Nuance Talks Up Security, Savings

Speech technology specialist Nuance Communications
launched a new software package Tuesday designed to help enterprise customers tighten
the security of their customer service systems.

Nuance Caller Authentication (NCA) 1.0 identifies users by verifying
voice
characteristics before enabling them to conduct automated transactions
or
access personal information by phone.

Nuance said its voiceprint method is more secure than entering personal
identification numbers through touchtone phones. PINs can be lost or
stolen,
while the characteristics of a customer’s voice are unique.

Gina Carriere, Nuance’s senior product marketing manager, told
internetnews.com that NCA can appeal to several different
industries.

“Financial services can use it in a standard call center; healthcare
organizations can use it to give doctors and patients access to
information; and insurance companies are looking at it to automate
claims processing,” she said.

In addition, any company with a service fleet could have employees call
in
to update company records on their last repair job, and receive their
next
assignment from the automated system.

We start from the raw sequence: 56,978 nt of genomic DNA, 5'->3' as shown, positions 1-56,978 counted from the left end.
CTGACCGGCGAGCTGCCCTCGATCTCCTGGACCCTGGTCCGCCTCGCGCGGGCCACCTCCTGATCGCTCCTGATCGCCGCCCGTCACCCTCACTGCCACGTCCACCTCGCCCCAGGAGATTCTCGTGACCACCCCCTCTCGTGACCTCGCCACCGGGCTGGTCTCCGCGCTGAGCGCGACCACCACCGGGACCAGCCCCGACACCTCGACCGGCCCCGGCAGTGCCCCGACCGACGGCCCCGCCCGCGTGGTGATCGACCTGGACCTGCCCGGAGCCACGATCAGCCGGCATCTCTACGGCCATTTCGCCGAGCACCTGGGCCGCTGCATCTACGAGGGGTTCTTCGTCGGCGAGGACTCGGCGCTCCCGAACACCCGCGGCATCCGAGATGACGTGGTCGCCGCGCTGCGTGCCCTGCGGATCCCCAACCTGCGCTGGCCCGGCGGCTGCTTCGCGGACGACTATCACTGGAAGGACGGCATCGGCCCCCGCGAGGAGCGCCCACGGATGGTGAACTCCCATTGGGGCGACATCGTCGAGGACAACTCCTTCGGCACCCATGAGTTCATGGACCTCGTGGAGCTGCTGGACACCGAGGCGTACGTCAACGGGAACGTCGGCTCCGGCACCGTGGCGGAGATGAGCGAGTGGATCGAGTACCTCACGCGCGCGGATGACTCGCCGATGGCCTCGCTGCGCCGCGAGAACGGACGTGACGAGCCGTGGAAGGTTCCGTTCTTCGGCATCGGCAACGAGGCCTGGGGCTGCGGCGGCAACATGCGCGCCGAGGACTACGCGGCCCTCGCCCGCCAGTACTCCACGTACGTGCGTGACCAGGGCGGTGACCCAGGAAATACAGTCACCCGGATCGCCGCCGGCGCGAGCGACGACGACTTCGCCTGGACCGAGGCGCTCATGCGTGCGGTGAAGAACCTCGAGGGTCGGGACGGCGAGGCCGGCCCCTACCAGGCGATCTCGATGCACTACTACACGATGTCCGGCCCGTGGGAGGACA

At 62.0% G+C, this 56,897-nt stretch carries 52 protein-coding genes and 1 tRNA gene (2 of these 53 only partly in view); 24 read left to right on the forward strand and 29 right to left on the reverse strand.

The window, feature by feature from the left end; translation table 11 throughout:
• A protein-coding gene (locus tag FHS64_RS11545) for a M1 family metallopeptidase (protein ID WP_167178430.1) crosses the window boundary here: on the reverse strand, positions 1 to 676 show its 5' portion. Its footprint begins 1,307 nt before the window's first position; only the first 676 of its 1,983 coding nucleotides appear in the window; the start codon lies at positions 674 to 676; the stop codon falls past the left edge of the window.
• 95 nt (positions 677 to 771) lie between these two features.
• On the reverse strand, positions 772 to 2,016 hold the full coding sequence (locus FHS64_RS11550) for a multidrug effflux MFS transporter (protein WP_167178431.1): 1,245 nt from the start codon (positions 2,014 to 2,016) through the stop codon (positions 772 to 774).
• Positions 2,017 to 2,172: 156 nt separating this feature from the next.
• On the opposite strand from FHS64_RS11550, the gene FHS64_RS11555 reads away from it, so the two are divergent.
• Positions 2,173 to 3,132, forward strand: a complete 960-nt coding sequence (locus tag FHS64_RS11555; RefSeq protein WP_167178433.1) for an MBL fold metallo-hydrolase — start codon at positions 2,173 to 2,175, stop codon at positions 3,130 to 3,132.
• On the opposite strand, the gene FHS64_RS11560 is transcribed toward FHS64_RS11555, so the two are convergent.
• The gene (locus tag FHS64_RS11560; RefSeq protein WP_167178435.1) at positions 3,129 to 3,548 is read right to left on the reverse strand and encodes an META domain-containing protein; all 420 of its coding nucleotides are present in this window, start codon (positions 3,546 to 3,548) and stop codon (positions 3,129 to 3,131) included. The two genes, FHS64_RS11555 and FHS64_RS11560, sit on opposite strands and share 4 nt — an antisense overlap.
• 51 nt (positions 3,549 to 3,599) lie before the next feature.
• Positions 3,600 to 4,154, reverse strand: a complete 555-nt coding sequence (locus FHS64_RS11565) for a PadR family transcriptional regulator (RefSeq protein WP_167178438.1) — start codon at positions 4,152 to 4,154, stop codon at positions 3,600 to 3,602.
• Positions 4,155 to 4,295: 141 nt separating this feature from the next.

NCA also features reporting software to help companies learn more about
how
their customers use the system so adjustments to the menu or options
can be
made. It tracks customer call frequency, attempts at fraud, enrollment
status and verification.

In addition to bolstering security through voice authentication, Nuance
said
NCA will save companies money because call center agents won’t have to
handle PIN reset requests or ask customers questions to confirm their
identities.

Nuance estimates that a call center handling 25 million calls a year
can
save about $3 million per year using voice authentication.

NCA is available now and pricing is determined by the amount of call
traffic
that’s anticipated. It’s based on the J2EE
platform and VoiceXML 2.0, the programming language for voice applications, to make
integration with enterprise resource planning (ERP) and database
software
easy.

The speech recognition market has been ballyhooed for years. Adoption
has
been slowed by technological limitations — background noise,
punctuation
and grammar and accents have poses problems in the past. (Industry
giant
Lernout & Hauspie’s bankruptcy at a critical time for the market didn’t help matters either.)

But Menlo Park, Calif.-based Nuance, which has 1,000 customers on some
version of speech recognition, believes the space is heating up.

“I think [enterprises] are ready for it now,” Carriere said, noting that consumers are also getting more comfortable dealing with automated
attendants.

So do others. Nuance competes against several others companies
including
Scansoft , which acquired
Speechworks International last year.

In addition, Microsoft and IBM
have
devoted time and money to develop
offerings for the space.

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